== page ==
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Habilitation — The Simplest Treatment is Usually the Best

The key to thriving with Alzheimer's, both as a patient and as a caregiver, is to embrace the remaining abilities of the person afflicted with the disease. The best way to do this is to “learn to speak Alzheimer's.”

This intuition- and communication-based treatment is called habilitation. It is a relatively new approach to Alzheimer's disease, and comes from the idea that although language and motor skills may be hindered by the disease, the emotions that the afflicted person feels are very real and mature. The goal is to read and respond to patient's emotions in the moment, and to help the patient experience the positive ones, like joy, humor, and comfort. Respectful communication, listening to tone and watching expression, and making creative activities like art and music available to the patient are all key pieces in habilitation, and can really help improve quality of life.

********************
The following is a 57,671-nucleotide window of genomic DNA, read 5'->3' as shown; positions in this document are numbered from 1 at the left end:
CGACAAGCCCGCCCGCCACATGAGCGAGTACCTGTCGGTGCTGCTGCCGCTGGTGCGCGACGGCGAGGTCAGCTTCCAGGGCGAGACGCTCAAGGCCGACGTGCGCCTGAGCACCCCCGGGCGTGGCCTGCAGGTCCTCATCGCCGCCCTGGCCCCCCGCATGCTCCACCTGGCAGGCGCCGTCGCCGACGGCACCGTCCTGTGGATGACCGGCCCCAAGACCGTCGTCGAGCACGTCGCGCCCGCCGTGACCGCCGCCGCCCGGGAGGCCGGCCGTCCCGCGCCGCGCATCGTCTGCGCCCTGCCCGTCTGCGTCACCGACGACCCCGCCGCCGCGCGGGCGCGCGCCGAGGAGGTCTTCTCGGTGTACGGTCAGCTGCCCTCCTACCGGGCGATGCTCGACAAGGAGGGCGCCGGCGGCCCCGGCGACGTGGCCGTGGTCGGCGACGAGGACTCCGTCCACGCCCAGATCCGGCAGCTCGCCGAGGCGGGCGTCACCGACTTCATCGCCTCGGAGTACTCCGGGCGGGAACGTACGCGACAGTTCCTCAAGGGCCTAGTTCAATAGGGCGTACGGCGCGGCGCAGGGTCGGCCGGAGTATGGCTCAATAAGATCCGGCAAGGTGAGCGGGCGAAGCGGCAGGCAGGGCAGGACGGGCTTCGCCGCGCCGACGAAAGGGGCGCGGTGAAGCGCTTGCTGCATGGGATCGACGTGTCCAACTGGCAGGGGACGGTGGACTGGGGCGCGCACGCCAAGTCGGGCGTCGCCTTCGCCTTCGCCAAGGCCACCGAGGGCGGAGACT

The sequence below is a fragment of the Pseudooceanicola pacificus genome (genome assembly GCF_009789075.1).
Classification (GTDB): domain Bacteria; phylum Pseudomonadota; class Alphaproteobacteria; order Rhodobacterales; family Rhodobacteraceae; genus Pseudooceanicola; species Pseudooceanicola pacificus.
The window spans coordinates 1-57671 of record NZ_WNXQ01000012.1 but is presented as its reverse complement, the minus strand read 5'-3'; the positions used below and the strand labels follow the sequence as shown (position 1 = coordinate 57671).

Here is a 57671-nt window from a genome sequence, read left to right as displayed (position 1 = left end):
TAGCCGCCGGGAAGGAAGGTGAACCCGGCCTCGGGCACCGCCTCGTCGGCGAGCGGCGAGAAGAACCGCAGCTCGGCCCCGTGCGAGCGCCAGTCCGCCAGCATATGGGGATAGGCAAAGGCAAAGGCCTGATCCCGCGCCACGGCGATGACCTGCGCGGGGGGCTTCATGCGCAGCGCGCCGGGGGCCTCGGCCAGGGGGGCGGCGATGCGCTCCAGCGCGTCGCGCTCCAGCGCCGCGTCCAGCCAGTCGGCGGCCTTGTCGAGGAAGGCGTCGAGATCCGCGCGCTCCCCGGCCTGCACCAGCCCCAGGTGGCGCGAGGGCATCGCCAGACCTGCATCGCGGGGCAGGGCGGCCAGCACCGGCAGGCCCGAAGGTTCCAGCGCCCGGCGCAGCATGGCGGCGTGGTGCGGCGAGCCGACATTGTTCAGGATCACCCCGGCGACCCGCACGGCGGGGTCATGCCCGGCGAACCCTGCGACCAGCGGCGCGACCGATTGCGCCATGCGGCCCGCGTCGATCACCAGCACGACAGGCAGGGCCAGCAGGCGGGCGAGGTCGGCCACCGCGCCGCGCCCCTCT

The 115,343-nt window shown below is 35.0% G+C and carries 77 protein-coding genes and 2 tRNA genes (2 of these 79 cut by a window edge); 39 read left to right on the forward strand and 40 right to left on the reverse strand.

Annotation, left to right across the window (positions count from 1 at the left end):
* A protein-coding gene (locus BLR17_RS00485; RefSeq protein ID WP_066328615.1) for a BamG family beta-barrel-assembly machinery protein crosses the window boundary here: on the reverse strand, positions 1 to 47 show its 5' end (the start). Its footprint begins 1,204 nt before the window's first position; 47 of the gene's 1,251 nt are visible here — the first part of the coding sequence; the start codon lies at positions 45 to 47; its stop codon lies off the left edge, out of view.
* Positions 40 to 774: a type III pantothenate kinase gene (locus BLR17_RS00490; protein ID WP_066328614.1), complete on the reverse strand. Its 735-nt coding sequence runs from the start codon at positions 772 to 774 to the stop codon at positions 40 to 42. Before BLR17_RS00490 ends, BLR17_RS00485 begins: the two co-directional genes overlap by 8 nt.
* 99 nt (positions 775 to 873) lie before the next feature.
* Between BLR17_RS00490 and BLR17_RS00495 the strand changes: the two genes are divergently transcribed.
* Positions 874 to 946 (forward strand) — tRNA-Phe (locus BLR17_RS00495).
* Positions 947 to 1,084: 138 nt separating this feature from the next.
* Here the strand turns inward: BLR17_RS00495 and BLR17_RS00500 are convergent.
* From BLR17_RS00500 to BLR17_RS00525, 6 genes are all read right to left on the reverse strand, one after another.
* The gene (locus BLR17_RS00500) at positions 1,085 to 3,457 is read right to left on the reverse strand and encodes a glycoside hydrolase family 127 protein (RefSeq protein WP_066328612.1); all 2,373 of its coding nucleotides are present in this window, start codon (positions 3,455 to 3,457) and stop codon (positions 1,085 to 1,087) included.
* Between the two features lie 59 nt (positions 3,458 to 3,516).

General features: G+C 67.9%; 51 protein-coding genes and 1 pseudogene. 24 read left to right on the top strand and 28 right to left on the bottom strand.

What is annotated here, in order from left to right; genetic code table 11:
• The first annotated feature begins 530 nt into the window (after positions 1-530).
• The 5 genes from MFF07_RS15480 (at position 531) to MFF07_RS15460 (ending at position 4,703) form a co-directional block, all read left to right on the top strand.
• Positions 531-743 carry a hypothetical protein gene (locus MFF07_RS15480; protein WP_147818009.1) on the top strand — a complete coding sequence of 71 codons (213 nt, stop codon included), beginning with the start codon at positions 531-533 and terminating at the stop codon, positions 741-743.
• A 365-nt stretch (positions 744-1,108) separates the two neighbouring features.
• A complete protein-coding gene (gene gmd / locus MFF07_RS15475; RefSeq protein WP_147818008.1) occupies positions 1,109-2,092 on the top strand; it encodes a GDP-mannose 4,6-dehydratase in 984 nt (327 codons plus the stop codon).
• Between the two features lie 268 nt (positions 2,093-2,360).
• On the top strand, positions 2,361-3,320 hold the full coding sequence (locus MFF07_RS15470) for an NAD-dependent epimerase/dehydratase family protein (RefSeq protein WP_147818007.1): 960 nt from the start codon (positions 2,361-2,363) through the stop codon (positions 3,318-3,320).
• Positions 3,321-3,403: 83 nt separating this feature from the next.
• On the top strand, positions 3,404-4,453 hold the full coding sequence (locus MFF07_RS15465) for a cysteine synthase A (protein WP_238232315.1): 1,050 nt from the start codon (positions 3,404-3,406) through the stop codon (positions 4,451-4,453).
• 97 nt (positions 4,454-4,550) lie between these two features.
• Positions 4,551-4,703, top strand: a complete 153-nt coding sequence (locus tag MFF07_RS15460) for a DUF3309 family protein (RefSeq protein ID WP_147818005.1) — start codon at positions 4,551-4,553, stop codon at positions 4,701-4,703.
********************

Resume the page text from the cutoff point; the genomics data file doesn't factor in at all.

Find out more about habilitation in the video!

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Matthew M. Sullivan holds a bachelor's degree in creative writing from Grand Valley State University, with emphases in fiction and nonfiction. He lives smack-dab between some railroad tracks and Grand Rapids Michigan's third-busiest road, and spends his time studying film and literary fiction.